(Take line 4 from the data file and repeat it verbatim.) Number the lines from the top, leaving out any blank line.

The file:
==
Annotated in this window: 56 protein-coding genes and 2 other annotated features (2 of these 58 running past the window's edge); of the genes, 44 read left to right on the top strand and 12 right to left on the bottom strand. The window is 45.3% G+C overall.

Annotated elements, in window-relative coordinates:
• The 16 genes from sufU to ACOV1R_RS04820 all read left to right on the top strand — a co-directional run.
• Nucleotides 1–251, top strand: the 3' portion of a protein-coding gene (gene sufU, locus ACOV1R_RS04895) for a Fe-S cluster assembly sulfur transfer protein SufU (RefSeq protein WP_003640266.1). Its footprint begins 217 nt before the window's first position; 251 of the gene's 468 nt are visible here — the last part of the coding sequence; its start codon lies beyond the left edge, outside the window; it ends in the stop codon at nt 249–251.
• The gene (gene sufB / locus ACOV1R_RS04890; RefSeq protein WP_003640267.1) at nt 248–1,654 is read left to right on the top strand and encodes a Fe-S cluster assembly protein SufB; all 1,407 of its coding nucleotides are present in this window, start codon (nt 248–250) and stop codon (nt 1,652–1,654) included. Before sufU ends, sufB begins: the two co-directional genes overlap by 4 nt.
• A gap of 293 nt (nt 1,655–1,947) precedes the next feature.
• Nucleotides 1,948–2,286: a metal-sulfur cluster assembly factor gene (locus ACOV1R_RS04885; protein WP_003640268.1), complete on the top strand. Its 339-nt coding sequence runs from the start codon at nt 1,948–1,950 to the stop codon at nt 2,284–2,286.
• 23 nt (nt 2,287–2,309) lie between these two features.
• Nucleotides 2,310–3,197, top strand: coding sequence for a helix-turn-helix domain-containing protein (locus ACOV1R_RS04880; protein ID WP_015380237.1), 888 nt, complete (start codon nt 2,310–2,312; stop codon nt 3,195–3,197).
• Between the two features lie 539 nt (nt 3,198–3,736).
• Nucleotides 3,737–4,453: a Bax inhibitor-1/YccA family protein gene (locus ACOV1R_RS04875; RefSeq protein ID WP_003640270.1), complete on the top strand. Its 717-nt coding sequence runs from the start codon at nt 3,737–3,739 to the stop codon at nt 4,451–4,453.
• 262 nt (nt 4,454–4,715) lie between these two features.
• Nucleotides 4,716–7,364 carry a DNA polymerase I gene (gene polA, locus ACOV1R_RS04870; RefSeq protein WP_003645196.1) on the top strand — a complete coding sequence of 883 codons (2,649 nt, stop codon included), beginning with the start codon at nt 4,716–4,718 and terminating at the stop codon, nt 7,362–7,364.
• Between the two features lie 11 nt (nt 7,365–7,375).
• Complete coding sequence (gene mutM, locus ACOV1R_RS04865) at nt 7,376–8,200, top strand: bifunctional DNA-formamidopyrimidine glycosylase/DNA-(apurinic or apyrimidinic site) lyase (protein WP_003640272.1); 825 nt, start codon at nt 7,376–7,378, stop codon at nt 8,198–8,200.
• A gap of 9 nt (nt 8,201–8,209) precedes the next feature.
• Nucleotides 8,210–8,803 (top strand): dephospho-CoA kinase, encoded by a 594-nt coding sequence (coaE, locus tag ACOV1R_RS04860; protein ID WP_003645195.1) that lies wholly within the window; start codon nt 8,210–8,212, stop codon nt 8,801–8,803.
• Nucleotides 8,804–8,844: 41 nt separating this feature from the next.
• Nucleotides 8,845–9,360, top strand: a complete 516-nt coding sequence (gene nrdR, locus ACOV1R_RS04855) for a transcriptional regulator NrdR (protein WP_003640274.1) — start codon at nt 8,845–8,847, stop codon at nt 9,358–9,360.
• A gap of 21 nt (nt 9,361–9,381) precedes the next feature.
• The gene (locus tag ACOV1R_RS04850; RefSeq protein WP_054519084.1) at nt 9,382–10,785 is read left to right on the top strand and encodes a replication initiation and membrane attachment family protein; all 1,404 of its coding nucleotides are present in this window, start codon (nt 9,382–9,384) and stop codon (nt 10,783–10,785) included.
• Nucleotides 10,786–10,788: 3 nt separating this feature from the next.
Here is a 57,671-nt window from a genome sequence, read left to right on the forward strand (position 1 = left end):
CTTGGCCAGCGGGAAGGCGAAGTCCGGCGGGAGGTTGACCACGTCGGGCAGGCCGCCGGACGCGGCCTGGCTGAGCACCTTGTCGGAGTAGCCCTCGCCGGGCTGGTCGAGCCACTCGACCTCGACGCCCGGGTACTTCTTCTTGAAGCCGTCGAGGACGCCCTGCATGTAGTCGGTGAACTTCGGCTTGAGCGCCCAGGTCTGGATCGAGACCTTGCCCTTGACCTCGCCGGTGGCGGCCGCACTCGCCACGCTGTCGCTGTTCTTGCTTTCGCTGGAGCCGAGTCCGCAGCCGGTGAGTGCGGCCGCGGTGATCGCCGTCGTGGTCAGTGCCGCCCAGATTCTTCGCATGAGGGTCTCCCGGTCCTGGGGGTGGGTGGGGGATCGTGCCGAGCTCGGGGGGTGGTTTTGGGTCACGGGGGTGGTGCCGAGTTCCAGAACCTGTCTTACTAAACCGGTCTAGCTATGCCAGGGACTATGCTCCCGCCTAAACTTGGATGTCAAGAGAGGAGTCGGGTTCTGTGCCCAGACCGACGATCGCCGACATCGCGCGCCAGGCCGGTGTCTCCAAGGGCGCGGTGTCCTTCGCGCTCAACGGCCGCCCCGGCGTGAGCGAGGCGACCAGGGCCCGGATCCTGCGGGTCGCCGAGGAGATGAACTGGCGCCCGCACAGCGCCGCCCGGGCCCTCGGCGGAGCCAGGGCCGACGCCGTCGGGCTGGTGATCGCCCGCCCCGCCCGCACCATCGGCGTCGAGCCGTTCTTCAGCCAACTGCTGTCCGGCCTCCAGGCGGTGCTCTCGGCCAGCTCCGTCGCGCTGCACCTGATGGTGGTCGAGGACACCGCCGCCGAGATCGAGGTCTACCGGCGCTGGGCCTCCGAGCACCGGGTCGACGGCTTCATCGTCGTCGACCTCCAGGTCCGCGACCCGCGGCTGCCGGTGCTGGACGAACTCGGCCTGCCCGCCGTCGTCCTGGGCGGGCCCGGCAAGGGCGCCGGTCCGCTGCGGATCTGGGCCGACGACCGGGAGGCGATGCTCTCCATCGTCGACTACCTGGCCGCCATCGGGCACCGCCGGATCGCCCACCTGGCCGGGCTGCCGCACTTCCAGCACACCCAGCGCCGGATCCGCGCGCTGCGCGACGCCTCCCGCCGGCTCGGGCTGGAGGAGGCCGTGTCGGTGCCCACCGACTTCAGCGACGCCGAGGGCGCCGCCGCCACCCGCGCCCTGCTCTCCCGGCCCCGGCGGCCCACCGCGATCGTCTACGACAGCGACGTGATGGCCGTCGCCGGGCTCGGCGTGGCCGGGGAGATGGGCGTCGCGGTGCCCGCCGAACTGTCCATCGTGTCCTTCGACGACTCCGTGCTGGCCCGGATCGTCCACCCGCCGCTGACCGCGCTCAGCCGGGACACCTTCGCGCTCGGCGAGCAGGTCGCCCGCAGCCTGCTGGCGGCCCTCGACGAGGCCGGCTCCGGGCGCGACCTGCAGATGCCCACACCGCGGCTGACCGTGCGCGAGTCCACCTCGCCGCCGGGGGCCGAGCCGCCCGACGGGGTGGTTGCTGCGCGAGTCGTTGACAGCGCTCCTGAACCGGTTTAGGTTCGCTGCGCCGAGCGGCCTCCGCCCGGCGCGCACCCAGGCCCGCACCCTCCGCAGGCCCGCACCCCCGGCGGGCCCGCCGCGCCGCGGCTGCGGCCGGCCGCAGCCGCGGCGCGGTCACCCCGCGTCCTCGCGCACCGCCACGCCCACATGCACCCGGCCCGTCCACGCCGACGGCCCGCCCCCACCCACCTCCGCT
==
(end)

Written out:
• Nucleotides 1–251, top strand: the 3' portion of a protein-coding gene (gene sufU, locus ACOV1R_RS04895) for a Fe-S cluster assembly sulfur transfer protein SufU (RefSeq protein WP_003640266.1). Its footprint begins 217 nt before the window's first position; 251 of the gene's 468 nt are visible here — the last part of the coding sequence; its start codon lies beyond the left edge, outside the window; it ends in the stop codon at nt 249–251.